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What strikes me straight away about this documentary is the level of access the production team were able to receive, which in itself is extremely impressive! This included an interview with the President himself, which was the hardest part according to Series Producer Norma Perry- they were only allowed 40 minutes with him, amounting to a strict 10 minutes covering each topic.

With America in the world’s eye right now because of the presidential campaigns, the elections and Donald Trump being Donald Trump, there are a lot of political based documentaries and dramas crawling onto our screens e.g. Race for the White House, Scandal, House of Cards etc. But we live in a time where documentaries are popular and becoming more and more successful, particularly those that document and focus on America’s society. Most recently and famously Making a Murderer, a Netflix 10-part documentary series focusing on wrongly incarcerated sex offender Steven Avery, who, after his release, went on to also be the primary suspect in a murder case and tried to prove his innocence. Similarly, Inside Obama’s White House also has underlying subtlety about it; it highlights America’s society and all that is wrong with it’s political system.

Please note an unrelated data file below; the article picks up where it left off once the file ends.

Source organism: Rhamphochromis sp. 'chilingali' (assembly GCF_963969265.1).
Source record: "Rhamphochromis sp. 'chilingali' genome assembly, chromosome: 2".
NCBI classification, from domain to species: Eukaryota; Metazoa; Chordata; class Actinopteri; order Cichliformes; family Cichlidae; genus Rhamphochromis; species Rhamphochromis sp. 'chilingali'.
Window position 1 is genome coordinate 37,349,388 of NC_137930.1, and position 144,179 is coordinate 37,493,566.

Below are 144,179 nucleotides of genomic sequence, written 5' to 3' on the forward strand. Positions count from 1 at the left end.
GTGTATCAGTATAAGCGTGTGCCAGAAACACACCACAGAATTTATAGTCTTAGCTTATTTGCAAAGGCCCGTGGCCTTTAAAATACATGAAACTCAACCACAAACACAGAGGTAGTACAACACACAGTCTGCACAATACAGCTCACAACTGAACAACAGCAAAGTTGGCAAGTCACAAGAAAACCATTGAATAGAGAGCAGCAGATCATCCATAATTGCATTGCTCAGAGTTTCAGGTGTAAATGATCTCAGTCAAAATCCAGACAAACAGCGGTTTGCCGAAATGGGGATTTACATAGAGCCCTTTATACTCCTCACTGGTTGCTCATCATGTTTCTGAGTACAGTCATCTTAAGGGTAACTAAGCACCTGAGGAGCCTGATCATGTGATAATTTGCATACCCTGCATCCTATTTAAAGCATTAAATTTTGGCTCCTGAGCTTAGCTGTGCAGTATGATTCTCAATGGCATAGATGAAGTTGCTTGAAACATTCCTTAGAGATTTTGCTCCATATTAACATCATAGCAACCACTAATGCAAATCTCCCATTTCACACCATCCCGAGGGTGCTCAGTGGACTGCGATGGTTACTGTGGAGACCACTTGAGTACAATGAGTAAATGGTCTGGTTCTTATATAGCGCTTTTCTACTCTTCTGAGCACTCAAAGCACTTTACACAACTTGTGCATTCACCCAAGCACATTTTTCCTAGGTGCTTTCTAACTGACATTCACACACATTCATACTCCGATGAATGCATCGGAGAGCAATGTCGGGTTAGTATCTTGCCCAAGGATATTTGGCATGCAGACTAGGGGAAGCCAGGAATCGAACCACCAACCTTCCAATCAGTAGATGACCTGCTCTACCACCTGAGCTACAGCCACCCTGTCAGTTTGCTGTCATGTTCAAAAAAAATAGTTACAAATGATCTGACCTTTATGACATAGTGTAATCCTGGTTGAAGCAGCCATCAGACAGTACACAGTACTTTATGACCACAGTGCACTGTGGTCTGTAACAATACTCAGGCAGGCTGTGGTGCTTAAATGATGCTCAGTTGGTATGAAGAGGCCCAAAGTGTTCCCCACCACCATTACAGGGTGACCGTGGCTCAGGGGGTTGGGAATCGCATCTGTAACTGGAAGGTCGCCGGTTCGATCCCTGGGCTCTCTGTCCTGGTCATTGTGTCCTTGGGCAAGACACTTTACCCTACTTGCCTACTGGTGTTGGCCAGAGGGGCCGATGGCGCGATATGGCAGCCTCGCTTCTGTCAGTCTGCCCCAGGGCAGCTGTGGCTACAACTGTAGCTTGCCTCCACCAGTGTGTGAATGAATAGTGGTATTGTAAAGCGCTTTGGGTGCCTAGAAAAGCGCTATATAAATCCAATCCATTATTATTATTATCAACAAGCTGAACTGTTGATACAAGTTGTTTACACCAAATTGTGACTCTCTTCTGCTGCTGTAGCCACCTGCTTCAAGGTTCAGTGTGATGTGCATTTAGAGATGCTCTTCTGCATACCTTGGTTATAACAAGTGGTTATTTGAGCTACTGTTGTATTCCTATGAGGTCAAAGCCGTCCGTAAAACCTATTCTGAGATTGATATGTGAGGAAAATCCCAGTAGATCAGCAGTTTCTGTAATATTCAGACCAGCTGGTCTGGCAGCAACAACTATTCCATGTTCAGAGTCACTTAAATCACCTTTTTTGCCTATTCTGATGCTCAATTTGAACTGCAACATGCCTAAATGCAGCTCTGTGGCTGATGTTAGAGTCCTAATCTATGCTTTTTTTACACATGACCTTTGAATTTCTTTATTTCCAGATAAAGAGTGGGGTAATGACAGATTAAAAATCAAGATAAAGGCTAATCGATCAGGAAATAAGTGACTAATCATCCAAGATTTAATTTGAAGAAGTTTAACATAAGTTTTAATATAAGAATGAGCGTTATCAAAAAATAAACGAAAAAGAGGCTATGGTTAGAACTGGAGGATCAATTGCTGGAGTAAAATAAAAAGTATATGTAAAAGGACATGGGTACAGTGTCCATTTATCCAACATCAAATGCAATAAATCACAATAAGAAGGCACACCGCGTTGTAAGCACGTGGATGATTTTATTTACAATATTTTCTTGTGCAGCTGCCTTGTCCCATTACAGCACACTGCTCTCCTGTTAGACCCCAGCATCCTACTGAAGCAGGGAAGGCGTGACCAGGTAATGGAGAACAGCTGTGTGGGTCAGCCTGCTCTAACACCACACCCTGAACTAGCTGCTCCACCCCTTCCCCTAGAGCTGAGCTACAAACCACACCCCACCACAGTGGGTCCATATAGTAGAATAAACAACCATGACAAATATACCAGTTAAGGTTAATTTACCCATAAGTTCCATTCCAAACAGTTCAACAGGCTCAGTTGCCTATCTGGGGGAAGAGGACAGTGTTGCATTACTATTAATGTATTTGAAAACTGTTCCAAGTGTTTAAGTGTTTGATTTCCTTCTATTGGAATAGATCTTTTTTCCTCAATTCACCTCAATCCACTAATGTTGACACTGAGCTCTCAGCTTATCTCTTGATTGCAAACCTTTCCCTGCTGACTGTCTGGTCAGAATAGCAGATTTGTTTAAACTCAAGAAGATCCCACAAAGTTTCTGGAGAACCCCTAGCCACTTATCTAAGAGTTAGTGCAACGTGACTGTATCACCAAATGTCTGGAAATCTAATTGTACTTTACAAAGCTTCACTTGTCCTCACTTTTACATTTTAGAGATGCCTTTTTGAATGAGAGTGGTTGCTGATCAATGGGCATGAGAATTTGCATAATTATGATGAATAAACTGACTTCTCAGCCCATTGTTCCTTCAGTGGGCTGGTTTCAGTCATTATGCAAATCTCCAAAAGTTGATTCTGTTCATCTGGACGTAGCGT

Many believe, including the American gentleman who spoke up at the Q+A screening, that the election of Barack Obama marked the real end of the Civil War and the Civil Rights Movement. It was a turning point, that America had progressed and matured in terms of discrimination and was setting an example to other nations. He was to take over from President Bush who left the country knee deep in the war on terror and facing the worst economic crisis for decades. Episode 1, 100 Days, focuses on how Obama desperately tried to steer America out of the inevitable; the new Great Depression. Episode 2, Obamacare, focuses on how the President tries to fight for a healthcare reform, so that it is fairer and more favourable to all, as everyone has a right to healthcare. The tone of the series is factual, yet the edit includes moments where Obama is dismissed by many Americans. His political endeavours aside, the bottom line is, his years in office were difficult as he was still discriminated against for being a black man.